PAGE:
The CONS of Going ExpatMissing Familiar Holidays – Familiar as in “family”. If you’re nostalgic like me, the first year of missed family and friend holidays (yes, even Halloween) may not seem like a big deal. Year two has me regretting not being able to share things like the big extended family Thanksgiving I grew up with. And sure, some holidays are the same where I live, like Christmas and Easter, but they are celebrated a bit differently and no matter what, my brothers and sister and nieces and mom and all aren’t here to share them with anyway. Missing out on this and the prospect of missing out on it long-term is a major expat living CON. Strangerhood – I’m working on my Spanish every day in some way and have hope that over time a lot of Chilean cultural assumptions and idiosyncrasies will be made more clear to me. I’ll fit in a bit more over time, and will continue to do so. However, I’ll always be “the gringa”, will always talk with an accent and will never fully comprehend the rapid-fire Spanish of my in-laws, or the parents of my children’s friends. Let’s face it, I’ll always be a bit a bit of an outsider, a stranger and that’s a big expat CON, children or no. Expensive Family Reunions – Flying from where I live to visit my family stateside will cost our family thousands of dollars in transport alone. Via my lower cost of living PRO, having that kind of money is a challenge, so limited trips to see the gringo grandparents is a serious expat CON for me and for them. Paperwork – Like any foreign national living outside their country, there is a lot of red tape to deal with. I have to file for Visa’s, get my kids dual citizenship papers, maneuver the never-clear waters of Latin bureaucrat and I have to pay well for it all in time and money. This sort of never ends, though I hear that after a few years it does get easier. Unfulfilled Cravings – Though you’d think some foods would be universal and available everywhere, it is surprising how many little things I love to eat back home that I just can’t get here or are so expensive they’re a ridiculous splurge. Reese’s peanut butter cups, natural peanut butter, pecans, and real maple syrup top off my list. Most recently I watched an online thread for local expats blow up over an orange (Halloween) pumpkin sighting. Chile also does not have kale (but “someone” I know smuggled kale seeds into the country last year to fix that, so I’ll soon be taking this off my list!) Not Finding Pants – Or shoes. That fit. Well, this is different for all of us of course, but even the slender and petite among my “gringa” friends in Chile bemoan the clothing shopping options here. I imagine it is similar around the world; that clothing sizes and offerings vary greatly. Like the food issues, this is of course not a very important item to consider, I suppose, but a constant inability to easily update your wardrobe or replace a ripped pair of pants, etc. can takes its toll after a while as the cumulative effect of unfulfilled desires is a contributing factor in cases of expat depression.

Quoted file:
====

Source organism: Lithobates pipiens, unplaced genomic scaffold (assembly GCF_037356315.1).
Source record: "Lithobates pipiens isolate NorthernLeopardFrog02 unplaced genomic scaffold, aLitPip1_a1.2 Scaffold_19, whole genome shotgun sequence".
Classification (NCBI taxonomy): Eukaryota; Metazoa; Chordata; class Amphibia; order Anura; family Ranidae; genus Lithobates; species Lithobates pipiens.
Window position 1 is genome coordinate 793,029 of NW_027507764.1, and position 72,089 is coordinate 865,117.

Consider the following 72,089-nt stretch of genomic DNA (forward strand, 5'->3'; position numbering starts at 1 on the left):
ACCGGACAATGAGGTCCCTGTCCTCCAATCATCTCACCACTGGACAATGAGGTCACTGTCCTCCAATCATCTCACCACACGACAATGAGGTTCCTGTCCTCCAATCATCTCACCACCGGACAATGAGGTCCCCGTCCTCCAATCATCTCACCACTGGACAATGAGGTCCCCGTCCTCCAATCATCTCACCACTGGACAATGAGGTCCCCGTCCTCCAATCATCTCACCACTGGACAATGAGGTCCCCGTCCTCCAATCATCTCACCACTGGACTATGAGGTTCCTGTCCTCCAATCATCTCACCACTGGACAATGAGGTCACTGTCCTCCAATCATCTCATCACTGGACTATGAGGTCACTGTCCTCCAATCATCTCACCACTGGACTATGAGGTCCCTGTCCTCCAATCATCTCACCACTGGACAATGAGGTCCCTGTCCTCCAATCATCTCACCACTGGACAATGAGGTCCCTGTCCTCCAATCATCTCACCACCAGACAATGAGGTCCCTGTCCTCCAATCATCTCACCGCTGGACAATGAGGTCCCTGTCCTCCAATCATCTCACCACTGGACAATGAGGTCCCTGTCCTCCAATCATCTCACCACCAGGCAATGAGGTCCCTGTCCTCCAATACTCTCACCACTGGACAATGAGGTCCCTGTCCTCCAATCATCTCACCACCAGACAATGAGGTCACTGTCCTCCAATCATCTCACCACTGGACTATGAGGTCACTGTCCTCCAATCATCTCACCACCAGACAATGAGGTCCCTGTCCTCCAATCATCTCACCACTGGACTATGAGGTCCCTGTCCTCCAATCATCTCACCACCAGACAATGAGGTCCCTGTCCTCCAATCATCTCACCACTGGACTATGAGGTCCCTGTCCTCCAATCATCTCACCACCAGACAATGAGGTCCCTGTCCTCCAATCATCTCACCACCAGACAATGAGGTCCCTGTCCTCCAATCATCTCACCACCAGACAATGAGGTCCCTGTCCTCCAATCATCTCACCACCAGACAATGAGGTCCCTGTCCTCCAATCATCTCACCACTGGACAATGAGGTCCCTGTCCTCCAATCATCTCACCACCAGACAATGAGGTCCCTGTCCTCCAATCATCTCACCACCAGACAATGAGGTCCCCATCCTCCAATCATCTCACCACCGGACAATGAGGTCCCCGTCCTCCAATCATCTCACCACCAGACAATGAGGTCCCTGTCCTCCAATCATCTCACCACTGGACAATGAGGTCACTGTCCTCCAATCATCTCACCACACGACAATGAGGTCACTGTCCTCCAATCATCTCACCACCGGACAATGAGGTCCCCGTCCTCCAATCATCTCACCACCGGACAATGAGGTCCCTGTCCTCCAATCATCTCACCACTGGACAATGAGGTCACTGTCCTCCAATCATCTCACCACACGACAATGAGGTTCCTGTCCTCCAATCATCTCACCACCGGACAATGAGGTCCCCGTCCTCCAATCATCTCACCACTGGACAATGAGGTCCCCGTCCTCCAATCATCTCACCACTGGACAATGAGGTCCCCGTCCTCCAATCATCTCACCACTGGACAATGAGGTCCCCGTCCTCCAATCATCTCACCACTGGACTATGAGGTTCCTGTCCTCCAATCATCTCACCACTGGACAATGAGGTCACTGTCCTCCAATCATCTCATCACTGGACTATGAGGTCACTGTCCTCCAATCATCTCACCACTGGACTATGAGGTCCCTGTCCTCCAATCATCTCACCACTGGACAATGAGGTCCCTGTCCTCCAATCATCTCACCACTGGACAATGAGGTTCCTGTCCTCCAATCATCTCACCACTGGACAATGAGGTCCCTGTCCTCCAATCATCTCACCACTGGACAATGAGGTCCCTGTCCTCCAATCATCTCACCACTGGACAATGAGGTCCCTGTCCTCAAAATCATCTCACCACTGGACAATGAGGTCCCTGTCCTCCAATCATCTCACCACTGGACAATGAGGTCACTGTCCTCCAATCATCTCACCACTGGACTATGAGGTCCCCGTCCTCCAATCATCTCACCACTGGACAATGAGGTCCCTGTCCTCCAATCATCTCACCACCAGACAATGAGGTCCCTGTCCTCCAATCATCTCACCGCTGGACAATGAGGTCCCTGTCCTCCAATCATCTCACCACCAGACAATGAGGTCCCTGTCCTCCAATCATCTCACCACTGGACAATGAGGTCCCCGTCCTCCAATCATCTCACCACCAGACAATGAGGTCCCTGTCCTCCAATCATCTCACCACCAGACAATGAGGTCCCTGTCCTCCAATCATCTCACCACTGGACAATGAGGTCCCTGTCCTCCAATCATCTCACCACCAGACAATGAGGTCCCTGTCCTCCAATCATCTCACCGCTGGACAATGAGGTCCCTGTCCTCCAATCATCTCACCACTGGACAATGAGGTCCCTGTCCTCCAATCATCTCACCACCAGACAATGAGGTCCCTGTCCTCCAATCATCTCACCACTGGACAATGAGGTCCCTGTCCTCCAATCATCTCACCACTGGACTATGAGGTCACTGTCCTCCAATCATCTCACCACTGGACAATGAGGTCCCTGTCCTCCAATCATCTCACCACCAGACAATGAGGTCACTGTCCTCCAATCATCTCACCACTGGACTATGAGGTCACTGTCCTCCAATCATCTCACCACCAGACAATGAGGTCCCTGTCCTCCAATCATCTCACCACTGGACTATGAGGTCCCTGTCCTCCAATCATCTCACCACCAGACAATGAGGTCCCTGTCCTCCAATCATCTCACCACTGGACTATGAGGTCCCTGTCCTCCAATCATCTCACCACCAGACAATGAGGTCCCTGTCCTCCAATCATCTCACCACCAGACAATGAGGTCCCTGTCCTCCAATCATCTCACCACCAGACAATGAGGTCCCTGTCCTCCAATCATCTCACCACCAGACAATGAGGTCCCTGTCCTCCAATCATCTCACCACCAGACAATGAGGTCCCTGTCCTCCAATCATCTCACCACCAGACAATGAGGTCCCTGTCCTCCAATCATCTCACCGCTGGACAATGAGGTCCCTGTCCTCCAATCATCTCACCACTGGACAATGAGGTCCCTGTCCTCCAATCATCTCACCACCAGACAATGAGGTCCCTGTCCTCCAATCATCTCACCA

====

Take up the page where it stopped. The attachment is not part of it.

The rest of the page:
More Family Expat ResourcesIf you are reading this with a real hankering for expat life, I’d also suggest you check out some of these expat blog resources for starters, to get a better feel for others’ experiences in general and specific to your desired local:
Matador Abroad’s Top 20 Expat Blogs
Five Considerations When Moving Abroad with ChildrenSo, the short of it is that while answering the question of whether or not to go expat is no simple math equation, knowing what’s important to you in life will likely give you your clear yes or no (if it’s a maybe, it’s probably a no). Good luck and good traveling!